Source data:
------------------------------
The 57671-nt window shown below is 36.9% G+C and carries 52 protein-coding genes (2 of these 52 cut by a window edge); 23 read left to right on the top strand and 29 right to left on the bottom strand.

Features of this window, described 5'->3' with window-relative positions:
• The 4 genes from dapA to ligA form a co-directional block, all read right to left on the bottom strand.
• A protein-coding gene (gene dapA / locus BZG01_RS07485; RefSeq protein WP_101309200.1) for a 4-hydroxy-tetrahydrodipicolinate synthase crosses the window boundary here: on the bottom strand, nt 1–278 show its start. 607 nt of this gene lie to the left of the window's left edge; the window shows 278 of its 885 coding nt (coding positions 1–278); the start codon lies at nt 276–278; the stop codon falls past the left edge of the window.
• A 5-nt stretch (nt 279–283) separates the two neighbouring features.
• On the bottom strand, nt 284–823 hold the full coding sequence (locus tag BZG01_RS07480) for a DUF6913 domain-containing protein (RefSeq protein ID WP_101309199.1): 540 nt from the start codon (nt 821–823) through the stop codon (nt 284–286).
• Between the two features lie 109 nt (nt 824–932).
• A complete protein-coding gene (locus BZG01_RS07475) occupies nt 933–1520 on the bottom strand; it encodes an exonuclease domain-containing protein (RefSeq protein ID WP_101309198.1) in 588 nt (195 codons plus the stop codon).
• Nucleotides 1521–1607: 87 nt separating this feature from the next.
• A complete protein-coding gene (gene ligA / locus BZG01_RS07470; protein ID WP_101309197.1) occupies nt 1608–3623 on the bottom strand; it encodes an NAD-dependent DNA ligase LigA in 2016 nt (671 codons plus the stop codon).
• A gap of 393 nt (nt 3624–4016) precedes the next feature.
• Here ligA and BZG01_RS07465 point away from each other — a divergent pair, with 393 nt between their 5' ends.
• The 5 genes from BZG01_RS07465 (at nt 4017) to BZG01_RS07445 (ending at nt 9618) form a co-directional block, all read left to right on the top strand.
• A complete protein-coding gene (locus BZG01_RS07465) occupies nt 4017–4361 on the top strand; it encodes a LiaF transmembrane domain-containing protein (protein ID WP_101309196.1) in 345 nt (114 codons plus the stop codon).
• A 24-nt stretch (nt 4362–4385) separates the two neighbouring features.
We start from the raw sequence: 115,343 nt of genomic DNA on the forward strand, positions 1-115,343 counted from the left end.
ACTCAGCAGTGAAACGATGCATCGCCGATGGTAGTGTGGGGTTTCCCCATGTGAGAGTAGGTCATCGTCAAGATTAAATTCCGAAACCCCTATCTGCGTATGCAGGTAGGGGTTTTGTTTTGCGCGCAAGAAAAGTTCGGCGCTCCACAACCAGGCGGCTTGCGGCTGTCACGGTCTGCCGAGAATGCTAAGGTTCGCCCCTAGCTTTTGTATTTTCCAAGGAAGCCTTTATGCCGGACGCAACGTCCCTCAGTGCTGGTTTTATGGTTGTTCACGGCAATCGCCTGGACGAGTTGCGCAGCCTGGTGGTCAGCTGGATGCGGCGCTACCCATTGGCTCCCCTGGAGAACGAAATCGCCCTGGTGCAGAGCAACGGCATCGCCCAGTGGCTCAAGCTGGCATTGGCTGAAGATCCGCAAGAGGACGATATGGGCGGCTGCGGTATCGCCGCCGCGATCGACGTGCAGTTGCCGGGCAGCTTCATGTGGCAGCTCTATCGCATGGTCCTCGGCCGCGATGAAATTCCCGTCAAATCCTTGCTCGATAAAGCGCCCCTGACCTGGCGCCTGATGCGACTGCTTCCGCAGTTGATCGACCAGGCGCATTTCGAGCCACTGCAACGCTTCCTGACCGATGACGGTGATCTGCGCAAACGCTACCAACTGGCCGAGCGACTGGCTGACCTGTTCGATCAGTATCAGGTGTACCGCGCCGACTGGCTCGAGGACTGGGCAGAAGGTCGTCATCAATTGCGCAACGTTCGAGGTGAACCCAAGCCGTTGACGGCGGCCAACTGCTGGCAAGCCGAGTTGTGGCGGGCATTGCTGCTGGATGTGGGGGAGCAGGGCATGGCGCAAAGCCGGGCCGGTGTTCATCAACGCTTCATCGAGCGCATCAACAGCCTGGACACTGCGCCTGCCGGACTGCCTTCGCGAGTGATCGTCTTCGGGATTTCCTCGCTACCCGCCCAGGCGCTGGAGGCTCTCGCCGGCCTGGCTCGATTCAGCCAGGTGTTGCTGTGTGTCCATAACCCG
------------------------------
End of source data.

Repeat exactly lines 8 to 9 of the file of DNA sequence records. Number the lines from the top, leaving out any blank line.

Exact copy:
• A complete protein-coding gene (locus BZG01_RS07475) occupies nt 933–1520 on the bottom strand; it encodes an exonuclease domain-containing protein (RefSeq protein ID WP_101309198.1) in 588 nt (195 codons plus the stop codon).
• Nucleotides 1521–1607: 87 nt separating this feature from the next.